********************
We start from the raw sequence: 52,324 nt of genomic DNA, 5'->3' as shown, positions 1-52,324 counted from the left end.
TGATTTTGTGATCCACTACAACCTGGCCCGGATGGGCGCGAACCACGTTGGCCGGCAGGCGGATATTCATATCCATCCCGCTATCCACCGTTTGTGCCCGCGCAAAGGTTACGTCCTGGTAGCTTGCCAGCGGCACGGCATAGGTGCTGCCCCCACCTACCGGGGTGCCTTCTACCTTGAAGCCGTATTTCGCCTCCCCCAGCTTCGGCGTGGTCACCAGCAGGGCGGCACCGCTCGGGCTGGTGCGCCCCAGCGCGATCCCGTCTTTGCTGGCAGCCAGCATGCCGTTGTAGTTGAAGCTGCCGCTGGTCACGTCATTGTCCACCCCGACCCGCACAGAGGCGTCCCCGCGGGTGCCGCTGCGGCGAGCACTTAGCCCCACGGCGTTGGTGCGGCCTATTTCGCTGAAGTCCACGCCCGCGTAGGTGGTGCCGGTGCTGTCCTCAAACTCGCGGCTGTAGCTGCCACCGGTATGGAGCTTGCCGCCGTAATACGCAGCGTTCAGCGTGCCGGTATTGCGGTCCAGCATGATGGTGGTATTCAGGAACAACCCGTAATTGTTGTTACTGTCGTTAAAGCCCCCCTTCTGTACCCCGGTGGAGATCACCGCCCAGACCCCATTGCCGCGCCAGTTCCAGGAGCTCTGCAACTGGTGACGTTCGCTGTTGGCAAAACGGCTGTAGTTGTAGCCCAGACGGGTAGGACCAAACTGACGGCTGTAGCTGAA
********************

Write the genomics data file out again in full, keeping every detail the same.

We start from the raw sequence: 52,324 nt of genomic DNA, 5'->3' as shown, positions 1-52,324 counted from the left end.
TGATTTTGTGATCCACTACAACCTGGCCCGGATGGGCGCGAACCACGTTGGCCGGCAGGCGGATATTCATATCCATCCCGCTATCCACCGTTTGTGCCCGCGCAAAGGTTACGTCCTGGTAGCTTGCCAGCGGCACGGCATAGGTGCTGCCCCCACCTACCGGGGTGCCTTCTACCTTGAAGCCGTATTTCGCCTCCCCCAGCTTCGGCGTGGTCACCAGCAGGGCGGCACCGCTCGGGCTGGTGCGCCCCAGCGCGATCCCGTCTTTGCTGGCAGCCAGCATGCCGTTGTAGTTGAAGCTGCCGCTGGTCACGTCATTGTCCACCCCGACCCGCACAGAGGCGTCCCCGCGGGTGCCGCTGCGGCGAGCACTTAGCCCCACGGCGTTGGTGCGGCCTATTTCGCTGAAGTCCACGCCCGCGTAGGTGGTGCCGGTGCTGTCCTCAAACTCGCGGCTGTAGCTGCCACCGGTATGGAGCTTGCCGCCGTAATACGCAGCGTTCAGCGTGCCGGTATTGCGGTCCAGCATGATGGTGGTATTCAGGAACAACCCGTAATTGTTGTTACTGTCGTTAAAGCCCCCCTTCTGTACCCCGGTGGAGATCACCGCCCAGACCCCATTGCCGCGCCAGTTCCAGGAGCTCTGCAACTGGTGACGTTCGCTGTTGGCAAAACGGCTGTAGTTGTAGCCCAGACGGGTAGGACCAAACTGACGGCTGTAGCTGAA